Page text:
21. At one and the same stroke of the eschaton, time is both measured and without measure: God times with either kind, he forms an alliance with day and night as he forms an alliance with man or woman,(26) and yet their days are numbered although, sub specie aeternitatis, they can be spent only once and for all since they have no other shepherd than the Eternal, the God who comes and, whether present or absent, is no less the Wholly Other(27). And not only when the word becomes flesh, but also when it creates or when it is all in all--and when, so to speak, assuming time, God forgets that he is eternal: he is God only by reason of his being contemporaneous with man even as with the world, a world which, besides, he loves so much that he sees it as a utopia, be it under the aspect of his shekinah or of just a tent(28). A contemporary, more so than an ancestor, God is here and now the measure of all that is only because conversely, in Christ, man is the measure of God. Take Adam as man by the measure of whom God is known, and Adam is less the first man than he is man first. Or take Jesus, and God is not viewed in terms of man par excellence but of man tout court, of man at last or, everyman hence being the whole man, of anyone who, fulfilled, is the man for whom "to live is Christ," to live once for all--even as God, a God through whose image in man the word become flesh stands for ever "wholly everywhere and nowhere contained wholly."(29) Which is another way of saying that God, like time, cannot be objectified, even though neither of them is without object; or that the quest for stability so characteristic of classical thought is a quest for a present that does not pass away.(30) For the eternal Now. An eternal Now which, caught as it may be between a beginning and an end, between birth and death, yet does not yawn between them as would a mortgaged present between past and future, but turns us into debtors towards the future rather than of the past. It credits us with the future--a futurible Now. It confronts us with an "either/or" which would be short of nothing less than the kind of decision (Bultmann) that, like a leap, is at one and the same time less burdened with the past than pregnant with the future. And Hegel comes to mind, does he not? But, when he reaches the conclusion that "only the present is" and so concretely, moreover, that "the real present is thus eternity", Heidegger, not surprisingly, demurs. He shies away from such a claim. Lingering appearances to the contrary notwithstanding, he justifiably seems to me more in tune with the biblical approach to time.(31) Still somewhat harassed by the objectifying historicistic trappings of some surrogate would-be biblical "already/not yet" dialectic, he writes: "The being of time is the now, but to the extent that every now is no longer 'now’ or is not yet 'now’, it can be equally grasped as non-being". To my mind, he senses that, although such a dialectic might be derived from the biblical tradition, it curbs the latter’s eschatic dimension. It historicises eschatology, reducing salvation to its history. Now, the biblical dialectic of temporality does not rest on some time differential caught between "already" and "not yet". It is, instead, funded ultimately by the proleptic deferral of timing, as underlined by expressions such as "in spite of", "and yet" (et tamen).(32) We must always remember, in this connection, that, centred on the Law, the Ark of the Covenant is empty. It has no other "milieu" than the Torah, the Word of God, by which it is encompassed. Or again remember that the tomb is likewise empty, and yet "he" lives.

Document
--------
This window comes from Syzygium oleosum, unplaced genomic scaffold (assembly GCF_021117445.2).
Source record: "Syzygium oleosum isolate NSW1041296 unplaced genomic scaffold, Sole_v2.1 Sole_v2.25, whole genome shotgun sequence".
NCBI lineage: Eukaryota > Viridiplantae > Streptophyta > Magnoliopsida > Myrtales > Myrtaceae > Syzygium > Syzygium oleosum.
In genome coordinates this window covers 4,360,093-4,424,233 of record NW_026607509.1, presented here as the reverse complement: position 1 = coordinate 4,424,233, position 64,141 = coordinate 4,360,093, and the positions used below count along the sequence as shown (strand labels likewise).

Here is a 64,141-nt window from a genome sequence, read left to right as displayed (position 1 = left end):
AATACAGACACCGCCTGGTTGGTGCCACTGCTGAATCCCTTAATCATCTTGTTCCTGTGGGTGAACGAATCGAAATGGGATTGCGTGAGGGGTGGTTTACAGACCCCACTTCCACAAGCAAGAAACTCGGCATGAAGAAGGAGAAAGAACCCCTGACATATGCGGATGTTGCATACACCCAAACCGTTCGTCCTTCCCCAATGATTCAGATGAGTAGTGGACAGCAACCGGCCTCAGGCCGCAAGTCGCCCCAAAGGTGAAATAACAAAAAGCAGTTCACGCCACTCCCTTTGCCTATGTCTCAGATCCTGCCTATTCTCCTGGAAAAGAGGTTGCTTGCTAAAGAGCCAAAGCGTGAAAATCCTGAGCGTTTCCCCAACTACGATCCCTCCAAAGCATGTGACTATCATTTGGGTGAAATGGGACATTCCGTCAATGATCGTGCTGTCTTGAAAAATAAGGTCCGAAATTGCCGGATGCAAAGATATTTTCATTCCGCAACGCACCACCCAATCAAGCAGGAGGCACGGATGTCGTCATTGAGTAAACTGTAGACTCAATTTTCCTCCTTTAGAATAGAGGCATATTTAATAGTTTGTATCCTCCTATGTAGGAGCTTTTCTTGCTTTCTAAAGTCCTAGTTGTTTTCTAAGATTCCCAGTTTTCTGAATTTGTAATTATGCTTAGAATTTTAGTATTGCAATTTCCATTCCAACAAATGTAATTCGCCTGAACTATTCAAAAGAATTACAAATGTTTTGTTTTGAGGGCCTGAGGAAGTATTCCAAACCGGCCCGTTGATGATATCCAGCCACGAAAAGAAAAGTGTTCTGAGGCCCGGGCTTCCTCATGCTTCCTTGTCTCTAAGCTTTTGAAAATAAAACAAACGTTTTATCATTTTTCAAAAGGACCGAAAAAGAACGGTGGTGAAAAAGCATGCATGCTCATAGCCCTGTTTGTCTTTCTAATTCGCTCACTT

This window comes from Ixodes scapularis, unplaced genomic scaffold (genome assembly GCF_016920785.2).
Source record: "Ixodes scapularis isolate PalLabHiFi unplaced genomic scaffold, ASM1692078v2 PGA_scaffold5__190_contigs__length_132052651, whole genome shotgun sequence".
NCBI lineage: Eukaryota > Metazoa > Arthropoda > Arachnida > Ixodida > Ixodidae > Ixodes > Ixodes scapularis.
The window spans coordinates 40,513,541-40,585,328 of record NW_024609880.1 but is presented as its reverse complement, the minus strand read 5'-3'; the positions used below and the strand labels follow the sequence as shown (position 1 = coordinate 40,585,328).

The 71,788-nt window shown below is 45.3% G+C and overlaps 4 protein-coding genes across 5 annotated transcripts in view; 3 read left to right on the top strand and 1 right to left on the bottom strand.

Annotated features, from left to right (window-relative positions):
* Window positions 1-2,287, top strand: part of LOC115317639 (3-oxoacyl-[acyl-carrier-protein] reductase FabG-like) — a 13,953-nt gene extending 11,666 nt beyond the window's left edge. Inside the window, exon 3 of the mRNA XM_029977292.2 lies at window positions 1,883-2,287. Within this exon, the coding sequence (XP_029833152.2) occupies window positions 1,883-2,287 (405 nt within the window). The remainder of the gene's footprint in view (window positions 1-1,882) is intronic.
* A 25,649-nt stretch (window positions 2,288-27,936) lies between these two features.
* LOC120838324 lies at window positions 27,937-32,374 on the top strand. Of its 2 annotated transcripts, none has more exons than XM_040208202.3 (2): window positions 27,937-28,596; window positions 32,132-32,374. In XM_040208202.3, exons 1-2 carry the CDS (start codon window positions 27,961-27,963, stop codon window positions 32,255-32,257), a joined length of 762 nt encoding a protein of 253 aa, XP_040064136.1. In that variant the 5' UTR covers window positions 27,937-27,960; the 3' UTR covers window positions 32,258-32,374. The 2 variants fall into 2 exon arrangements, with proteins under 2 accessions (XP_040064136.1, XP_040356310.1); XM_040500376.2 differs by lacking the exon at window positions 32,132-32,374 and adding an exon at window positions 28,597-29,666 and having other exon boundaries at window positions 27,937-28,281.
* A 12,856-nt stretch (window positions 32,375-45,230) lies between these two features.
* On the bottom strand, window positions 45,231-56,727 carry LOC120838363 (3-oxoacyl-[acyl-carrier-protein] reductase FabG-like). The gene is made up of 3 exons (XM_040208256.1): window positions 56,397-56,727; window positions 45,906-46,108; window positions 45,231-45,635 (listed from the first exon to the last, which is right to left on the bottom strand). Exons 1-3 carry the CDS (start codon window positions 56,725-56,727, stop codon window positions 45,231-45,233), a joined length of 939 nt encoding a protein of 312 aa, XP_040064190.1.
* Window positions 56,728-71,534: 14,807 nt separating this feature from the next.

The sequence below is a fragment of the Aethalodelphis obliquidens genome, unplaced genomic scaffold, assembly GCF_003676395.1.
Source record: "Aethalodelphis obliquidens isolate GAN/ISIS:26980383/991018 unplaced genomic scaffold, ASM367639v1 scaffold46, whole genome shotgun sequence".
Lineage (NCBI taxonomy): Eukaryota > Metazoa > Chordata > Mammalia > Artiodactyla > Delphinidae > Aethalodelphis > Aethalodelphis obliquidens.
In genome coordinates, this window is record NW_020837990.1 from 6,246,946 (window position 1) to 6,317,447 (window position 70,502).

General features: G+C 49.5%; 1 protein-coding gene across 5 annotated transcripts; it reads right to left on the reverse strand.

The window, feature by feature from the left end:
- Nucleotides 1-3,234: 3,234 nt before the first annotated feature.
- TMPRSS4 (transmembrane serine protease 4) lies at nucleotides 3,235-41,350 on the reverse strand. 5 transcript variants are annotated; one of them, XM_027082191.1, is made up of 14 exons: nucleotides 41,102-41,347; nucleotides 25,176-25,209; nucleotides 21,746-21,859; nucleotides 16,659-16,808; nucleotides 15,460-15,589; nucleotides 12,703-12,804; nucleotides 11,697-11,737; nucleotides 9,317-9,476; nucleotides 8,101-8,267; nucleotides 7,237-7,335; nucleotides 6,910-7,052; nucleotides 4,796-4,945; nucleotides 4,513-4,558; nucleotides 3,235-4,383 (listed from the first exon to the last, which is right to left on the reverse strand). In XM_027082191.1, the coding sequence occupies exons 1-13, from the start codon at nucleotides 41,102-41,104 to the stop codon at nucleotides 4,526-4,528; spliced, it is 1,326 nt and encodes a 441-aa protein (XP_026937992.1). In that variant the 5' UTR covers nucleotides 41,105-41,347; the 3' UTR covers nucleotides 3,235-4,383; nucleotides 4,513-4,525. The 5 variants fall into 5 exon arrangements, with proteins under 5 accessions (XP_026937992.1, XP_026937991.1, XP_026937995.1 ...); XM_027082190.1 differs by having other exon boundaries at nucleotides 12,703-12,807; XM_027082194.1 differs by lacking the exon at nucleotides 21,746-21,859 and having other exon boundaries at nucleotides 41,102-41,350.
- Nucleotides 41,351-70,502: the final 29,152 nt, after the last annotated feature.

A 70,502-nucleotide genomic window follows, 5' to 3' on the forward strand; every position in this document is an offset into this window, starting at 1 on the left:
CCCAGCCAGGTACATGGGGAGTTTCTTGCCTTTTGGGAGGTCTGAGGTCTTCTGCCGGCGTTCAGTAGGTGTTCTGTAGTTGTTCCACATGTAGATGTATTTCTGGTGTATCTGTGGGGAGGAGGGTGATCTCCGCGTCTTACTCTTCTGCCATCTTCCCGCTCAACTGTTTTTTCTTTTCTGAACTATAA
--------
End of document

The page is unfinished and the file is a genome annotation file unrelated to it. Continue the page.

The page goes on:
22. The biblical approach to time is eschatological. With Paul, it is determined by an anthropology focussing on the ethic of faith, that is, on a mutual iconoclastic questioning of God and man: In the world, says Paul, there are no Gods, only idols. And were it not for these idols--or perhaps just because of them--it, too, is empty: therein lies its worldhood. It comes into its own, and is worlded but only insofar as it is worlded through faith or, better still, insofar as the Word is worlded. Eschatically. And just because this ethic of the worlding of the Word can only be eschatic, it is also an ethic of time, an ethic so to speak of the third day, when the tomb is empty--or, similarly, when in the beginning, "the earth was without form and void". Ethics postulates a new creation, especially if, moreover, it is an ethic of faith for which a new thing is ever possible in spite of the old; for which, in other words, the impossible is the only thing possible. To wit, the supposed quarrel between ethics and morals. Often somewhat arbitrarily construed in opposition to the moral, the contemporary fascination with the ethical intimates at least a desire for the new, an expectation of the impossible as the only thing possible. Not surprisingly, and justifiably, in the wake of a nascent technological order, the quest for ethical norms seems bent on displacing, on disqualifying the age-old compact between morality and an increasingly hypothetical Natural Law. And, to that extent, even if the alleged discrepancy between "moral" and "ethical" may only be a fad, at best a matter of linguistic idiosyncrasy, it is no less instructive. An ethic of time, a temporal ethic, is a temporary ethic, inevitably. It is provisional--in view of a Promised Land or the Kingdom of God, if one should want illustrations from the Bible. Not that time implies a relativistic ethic or that it relativises morality. On the contrary, because time both retrieves or even cancels the old and heralds the new, because it allows or suffers both iteration and innovation, do’s and don’ts as well as either/or, time is at one and the same time delegation and obligation: it radicalises ethics. The ethic of faith is an ethic of time secularised and an ethic of time redeemed, hallowed. Time is not second-hand eternity; it is a timing of the eternal. Or, as Calvin writes (in his Commentary on Colossians 4:5) an "opportunity for the good", which we must "seize,"(33) not to mention the kairos (pace Tillich), we must all the while redeem, even though, in this text from Paul, this very kairos seems to have lost itself, dulled into chronos. Just like time and eternity or ethical and moral, words are porous to one another. From Hebrew to Greek, we must not forget that the Bible uses several words for time or temporality and, as James Barr has shown, it is impossible to extract from it a unified concept.(34) In fact, borrowing from Lacan, we could say that, for the Bible, time "is-not-everything". Eternity likewise. And no more than the whole of wholes for a mathematician, does the "all"--totality--exist for the Bible. Man and woman cannot become one, unless they remain two (Lacan). Nor is any one of them simply by default the other, much less in opposition to the other. I am who I am, but only in relation with an other. Relation, a matter of time, postulates otherness, especially if it must grow into mutual respect as well as self-respect, and into that kind of solidarity which transcends tribalism, whether cultural or religious, racial or sexual. The dialectic of otherness has thus nothing to do with the overtly--or covertly--conflictual dialectic of opposites, nor does it condone the surrogate, condescending if not altogether exclusivistic ideology of difference. Otherness is neither difference nor indifference.